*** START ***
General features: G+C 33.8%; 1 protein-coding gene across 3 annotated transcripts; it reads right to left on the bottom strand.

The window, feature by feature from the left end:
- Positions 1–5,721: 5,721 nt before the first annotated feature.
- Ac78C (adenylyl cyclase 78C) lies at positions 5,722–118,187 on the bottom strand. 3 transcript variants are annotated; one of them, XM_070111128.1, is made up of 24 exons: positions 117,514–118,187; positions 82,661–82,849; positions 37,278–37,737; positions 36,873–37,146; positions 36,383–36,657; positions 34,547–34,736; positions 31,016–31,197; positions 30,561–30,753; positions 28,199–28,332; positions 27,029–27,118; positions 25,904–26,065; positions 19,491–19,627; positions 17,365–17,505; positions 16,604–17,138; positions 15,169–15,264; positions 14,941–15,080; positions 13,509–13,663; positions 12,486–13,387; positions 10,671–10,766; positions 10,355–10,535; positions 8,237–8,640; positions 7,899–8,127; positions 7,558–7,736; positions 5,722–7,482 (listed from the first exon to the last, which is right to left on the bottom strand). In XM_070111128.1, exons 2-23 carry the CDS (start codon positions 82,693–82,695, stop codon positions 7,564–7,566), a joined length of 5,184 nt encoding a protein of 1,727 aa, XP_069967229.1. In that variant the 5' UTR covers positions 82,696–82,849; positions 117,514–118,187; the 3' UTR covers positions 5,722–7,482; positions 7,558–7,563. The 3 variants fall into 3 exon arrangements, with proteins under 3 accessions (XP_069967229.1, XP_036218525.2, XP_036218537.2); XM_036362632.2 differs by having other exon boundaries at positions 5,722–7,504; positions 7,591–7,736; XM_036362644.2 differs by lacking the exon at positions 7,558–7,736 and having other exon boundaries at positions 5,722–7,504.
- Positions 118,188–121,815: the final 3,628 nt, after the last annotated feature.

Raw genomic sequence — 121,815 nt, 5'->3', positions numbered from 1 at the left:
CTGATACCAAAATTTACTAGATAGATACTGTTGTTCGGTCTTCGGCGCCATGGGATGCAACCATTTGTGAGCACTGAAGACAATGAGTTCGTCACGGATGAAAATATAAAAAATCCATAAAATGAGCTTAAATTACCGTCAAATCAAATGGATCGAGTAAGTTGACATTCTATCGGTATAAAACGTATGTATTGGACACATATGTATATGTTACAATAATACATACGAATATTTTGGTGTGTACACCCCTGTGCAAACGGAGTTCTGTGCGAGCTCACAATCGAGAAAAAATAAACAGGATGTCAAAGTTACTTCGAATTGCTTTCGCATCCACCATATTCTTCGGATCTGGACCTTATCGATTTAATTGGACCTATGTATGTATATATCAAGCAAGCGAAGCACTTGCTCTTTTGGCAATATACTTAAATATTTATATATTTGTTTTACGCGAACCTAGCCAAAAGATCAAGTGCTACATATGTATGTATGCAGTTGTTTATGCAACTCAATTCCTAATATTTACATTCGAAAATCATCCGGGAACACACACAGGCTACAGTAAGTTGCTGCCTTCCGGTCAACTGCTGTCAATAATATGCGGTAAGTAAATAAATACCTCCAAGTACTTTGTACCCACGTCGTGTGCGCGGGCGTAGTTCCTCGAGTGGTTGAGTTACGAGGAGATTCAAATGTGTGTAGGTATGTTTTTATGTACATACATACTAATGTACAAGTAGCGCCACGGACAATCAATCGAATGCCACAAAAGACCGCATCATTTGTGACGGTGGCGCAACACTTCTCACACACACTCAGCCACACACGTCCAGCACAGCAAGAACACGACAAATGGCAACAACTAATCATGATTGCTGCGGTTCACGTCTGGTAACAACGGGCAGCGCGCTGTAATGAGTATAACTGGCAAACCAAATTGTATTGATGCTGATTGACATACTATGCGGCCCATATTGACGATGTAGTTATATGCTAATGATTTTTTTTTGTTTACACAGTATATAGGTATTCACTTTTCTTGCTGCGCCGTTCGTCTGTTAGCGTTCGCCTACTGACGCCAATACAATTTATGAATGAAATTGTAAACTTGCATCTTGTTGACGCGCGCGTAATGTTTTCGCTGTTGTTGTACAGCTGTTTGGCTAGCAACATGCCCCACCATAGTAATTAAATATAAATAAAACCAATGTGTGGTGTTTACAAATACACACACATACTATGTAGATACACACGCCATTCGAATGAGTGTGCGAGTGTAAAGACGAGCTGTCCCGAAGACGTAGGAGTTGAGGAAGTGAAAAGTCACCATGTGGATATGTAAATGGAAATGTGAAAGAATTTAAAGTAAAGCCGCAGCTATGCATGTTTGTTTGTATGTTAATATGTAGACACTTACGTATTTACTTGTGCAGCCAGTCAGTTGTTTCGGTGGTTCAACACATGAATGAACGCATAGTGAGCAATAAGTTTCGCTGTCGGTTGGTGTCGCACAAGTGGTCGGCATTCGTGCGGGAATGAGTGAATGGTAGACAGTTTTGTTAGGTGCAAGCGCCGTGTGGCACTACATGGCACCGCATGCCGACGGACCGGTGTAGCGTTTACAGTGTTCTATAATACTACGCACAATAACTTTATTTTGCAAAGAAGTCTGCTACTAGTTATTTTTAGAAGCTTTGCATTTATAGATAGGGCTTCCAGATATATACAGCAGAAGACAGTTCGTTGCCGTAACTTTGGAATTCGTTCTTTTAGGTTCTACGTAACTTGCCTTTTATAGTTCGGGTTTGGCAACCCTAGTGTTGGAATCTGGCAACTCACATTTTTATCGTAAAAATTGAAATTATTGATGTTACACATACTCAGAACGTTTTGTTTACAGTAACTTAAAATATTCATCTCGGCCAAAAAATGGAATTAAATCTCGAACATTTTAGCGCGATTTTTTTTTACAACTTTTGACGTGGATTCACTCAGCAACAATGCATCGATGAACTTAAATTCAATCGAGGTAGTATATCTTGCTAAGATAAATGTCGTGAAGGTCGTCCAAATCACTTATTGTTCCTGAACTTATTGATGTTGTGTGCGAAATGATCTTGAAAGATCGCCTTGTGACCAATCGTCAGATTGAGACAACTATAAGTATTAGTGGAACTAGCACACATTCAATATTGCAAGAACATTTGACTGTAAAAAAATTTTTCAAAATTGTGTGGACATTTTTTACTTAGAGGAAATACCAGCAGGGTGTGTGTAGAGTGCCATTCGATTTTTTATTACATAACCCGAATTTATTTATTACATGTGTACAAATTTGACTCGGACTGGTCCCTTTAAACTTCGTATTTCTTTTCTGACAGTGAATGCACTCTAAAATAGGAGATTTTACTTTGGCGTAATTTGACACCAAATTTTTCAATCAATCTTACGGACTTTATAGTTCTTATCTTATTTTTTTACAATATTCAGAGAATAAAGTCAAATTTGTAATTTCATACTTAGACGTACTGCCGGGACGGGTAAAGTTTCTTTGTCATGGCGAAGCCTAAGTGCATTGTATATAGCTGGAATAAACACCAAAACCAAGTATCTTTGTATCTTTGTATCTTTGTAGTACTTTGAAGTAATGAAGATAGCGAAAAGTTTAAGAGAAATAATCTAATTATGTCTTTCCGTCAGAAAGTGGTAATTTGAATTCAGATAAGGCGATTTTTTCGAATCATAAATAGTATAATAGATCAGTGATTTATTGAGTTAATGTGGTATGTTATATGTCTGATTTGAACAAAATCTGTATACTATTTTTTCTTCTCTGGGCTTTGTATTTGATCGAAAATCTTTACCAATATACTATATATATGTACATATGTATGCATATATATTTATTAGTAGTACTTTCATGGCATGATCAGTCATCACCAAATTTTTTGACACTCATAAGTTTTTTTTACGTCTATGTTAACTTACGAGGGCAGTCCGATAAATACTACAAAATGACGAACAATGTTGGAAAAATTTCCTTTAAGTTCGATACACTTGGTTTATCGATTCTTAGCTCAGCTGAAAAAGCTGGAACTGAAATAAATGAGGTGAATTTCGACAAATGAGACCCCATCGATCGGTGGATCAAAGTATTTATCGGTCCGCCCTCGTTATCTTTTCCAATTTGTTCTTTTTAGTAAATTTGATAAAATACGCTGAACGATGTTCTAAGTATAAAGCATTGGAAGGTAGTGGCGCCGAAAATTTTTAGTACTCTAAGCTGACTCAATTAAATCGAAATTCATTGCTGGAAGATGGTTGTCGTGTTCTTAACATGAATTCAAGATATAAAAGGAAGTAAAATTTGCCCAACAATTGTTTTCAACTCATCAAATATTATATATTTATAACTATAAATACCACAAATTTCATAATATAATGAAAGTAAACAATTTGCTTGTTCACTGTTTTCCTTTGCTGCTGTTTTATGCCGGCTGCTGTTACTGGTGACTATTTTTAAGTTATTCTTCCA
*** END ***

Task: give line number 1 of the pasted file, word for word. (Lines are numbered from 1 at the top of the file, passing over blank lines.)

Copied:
General features: G+C 33.8%; 1 protein-coding gene across 3 annotated transcripts; it reads right to left on the bottom strand.